Cook Arts Center Program Director Steffanie Rosalez, the Teen Leaders, and professionals from GR Forward collaborated to create an exciting buzz around the meeting and provide information-packed workshops and activities for residents of various ages from a variety of backgrounds. As a result, more than 120 people, including Cook Library Scholars, Achievers, students from Schools of Hope and their parents, filled the Cook Library Center that Tuesday. Library Director Sue Garza and her staff juggled people in groups throughout the packed facility, and consensus is that the event was a resounding success.

The main activity led by the teens was an invitation-making session. Children were asked to create informational flyers for their families written in both English and Spanish. To accomplish this, teens had to not only understand the purpose, scope and meaning behind the work of GR Forward, but also communicate that message to the children in order to engage them. They distributed the colorful invitations to their families in hopes that they would encourage an equal amount of participation at the next meeting on January 8. What’s more, the teens were invited to the city planning office to help shape the future conversation. This motivated them to spend many hours taking photographs, working on scripts for a WOODTV 8 story in which they were featured, writing an article for The Rapidian, and creating flyers. In this partnership, they will continue to be an integral part of the work done in the Roosevelt Park neighborhood.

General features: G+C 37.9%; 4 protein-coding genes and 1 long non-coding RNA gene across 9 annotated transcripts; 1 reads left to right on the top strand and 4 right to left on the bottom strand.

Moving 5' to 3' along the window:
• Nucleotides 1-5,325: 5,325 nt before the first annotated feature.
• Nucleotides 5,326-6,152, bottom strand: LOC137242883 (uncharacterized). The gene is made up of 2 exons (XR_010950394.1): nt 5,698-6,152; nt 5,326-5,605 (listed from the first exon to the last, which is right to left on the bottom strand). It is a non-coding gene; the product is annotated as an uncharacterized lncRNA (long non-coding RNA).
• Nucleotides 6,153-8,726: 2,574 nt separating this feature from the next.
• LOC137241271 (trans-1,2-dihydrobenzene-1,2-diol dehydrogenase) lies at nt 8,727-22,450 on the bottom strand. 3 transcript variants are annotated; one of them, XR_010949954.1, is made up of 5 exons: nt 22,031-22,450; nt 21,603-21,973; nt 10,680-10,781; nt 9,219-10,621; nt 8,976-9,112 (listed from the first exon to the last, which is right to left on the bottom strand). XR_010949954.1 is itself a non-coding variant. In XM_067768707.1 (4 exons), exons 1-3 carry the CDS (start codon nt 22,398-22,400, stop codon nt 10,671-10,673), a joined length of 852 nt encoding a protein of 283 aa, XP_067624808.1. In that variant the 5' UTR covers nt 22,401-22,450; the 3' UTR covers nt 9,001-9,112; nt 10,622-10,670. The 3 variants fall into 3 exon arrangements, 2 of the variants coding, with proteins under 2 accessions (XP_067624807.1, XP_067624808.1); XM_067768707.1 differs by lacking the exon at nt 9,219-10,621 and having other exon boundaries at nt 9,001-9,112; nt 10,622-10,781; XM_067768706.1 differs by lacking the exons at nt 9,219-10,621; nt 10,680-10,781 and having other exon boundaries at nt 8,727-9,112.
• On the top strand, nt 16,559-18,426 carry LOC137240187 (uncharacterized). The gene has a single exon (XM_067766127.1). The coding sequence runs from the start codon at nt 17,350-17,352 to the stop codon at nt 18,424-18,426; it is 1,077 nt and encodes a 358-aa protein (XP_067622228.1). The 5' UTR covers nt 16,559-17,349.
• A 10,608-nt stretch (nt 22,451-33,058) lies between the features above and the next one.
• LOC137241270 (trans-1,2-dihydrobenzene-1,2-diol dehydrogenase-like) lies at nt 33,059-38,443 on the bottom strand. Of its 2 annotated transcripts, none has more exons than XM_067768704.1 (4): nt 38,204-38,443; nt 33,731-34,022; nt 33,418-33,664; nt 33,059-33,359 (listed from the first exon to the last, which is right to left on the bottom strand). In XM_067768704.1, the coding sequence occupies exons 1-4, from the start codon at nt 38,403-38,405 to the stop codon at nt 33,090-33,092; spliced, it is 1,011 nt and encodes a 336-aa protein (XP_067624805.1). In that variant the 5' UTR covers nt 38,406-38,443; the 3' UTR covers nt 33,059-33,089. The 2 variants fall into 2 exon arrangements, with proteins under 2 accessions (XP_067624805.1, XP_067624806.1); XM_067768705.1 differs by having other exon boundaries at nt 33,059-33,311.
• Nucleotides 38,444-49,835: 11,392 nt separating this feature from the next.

During the same time as the youth workshops, an information session with the adults was led by multiple leaders from GR Forward. The meeting began with a short breakdance performance by three teens from Aerial Tactic, Antonio, Carlos, and Danny. The main material, translated by staff members Javier and Monica, touched on concepts such as attracting business, drawing talent, maximizing the asset of the Grand River, and creating jobs. The solution presented, to remove the dams to restore the river, was explained as a way to build recreational activities, improve the habitat, promote better water quality, enhance aesthetics, create economic opportunities, enrich underserved communities, and instill stewardship of the natural habitat within the citizens.

The presenter then showed a concept plan and asked for suggestions about how to connect the river with trails, create walkable streets, fix parking issues, and make the city a more livable, walkable place for all residents. Attendees were encouraged to remain involved in the conversation for the next seven months by attending public meetings, participating in surveys, and voicing their opinions. After the formal presentation, the families participated in visual activities gathering this feedback. Participants were eager to share their ideas and visions for downtown Grand Rapids.

As a result of this overwhelmingly positive experience with GR Forward, it is GAAH’s hope that the families in the Grandville Avenue neighborhood will continue to dialog about building a vision for the future of the city together. It is only with the participation of people from all parts of the city that groups like GR Forward can be sure to shape a more interconnected, inclusive, functional place for all residents to enjoy.